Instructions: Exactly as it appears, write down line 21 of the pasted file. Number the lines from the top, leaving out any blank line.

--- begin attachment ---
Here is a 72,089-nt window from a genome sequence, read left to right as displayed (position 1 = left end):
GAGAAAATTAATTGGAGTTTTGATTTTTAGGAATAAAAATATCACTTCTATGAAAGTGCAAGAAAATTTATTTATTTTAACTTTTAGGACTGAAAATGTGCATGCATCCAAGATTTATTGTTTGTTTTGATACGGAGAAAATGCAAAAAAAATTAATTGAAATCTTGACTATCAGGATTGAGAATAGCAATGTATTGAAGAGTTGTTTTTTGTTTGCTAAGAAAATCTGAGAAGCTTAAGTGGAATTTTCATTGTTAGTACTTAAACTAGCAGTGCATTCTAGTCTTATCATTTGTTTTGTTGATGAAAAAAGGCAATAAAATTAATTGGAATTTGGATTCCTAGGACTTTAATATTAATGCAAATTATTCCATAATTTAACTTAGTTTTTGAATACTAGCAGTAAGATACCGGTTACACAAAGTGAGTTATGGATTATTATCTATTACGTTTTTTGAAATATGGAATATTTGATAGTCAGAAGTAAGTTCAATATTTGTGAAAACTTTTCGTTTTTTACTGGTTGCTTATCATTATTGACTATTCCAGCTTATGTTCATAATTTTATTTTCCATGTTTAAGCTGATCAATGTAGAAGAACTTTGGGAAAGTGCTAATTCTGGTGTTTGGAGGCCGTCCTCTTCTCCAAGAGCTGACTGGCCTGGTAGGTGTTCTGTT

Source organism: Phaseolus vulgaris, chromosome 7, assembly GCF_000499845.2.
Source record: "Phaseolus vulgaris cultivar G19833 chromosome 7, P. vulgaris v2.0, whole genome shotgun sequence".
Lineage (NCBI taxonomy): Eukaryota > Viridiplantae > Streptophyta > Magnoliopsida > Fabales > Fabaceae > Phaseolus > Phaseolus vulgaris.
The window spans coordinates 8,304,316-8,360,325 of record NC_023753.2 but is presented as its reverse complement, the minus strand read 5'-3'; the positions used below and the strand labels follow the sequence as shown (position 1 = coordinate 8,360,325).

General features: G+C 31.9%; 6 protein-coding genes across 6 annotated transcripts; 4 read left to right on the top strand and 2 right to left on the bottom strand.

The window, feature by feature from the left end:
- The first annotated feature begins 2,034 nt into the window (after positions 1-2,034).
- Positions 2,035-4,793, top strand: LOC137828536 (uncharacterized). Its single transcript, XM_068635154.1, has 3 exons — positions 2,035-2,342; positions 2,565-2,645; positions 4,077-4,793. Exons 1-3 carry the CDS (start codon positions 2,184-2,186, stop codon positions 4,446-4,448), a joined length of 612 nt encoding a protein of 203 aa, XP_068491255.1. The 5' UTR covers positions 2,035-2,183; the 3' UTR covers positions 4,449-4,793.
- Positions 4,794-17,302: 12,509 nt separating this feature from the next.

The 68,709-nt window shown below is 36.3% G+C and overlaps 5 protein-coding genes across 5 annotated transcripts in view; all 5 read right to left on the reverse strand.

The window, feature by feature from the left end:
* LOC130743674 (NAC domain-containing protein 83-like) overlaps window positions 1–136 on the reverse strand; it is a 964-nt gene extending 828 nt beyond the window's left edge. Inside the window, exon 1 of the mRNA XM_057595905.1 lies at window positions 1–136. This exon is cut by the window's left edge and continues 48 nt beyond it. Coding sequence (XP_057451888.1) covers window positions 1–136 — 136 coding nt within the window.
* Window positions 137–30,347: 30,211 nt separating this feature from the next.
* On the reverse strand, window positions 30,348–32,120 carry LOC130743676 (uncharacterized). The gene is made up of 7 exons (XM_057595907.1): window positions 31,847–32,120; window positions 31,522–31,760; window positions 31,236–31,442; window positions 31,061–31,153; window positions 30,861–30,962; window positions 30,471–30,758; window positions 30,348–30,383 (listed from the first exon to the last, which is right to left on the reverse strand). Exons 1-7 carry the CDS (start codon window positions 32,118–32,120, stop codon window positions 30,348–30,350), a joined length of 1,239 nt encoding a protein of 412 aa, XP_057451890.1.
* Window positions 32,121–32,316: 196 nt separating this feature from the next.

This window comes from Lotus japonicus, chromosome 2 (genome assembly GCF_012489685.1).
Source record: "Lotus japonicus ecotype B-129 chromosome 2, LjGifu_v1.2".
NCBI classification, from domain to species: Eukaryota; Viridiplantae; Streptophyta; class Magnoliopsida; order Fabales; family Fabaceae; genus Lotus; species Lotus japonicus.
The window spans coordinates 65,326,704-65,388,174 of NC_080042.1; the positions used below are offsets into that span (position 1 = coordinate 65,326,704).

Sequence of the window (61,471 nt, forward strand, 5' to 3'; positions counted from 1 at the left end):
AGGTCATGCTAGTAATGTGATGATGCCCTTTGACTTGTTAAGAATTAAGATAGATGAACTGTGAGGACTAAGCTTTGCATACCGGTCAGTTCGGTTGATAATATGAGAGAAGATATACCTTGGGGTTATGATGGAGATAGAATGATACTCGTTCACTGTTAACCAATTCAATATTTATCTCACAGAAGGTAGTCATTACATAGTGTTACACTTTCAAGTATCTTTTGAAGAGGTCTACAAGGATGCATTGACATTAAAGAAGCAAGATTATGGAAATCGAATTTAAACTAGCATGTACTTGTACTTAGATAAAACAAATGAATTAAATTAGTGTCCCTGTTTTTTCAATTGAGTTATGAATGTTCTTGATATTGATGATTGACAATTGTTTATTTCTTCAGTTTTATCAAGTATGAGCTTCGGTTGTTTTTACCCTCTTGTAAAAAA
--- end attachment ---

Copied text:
The window spans coordinates 65,326,704-65,388,174 of NC_080042.1; the positions used below are offsets into that span (position 1 = coordinate 65,326,704).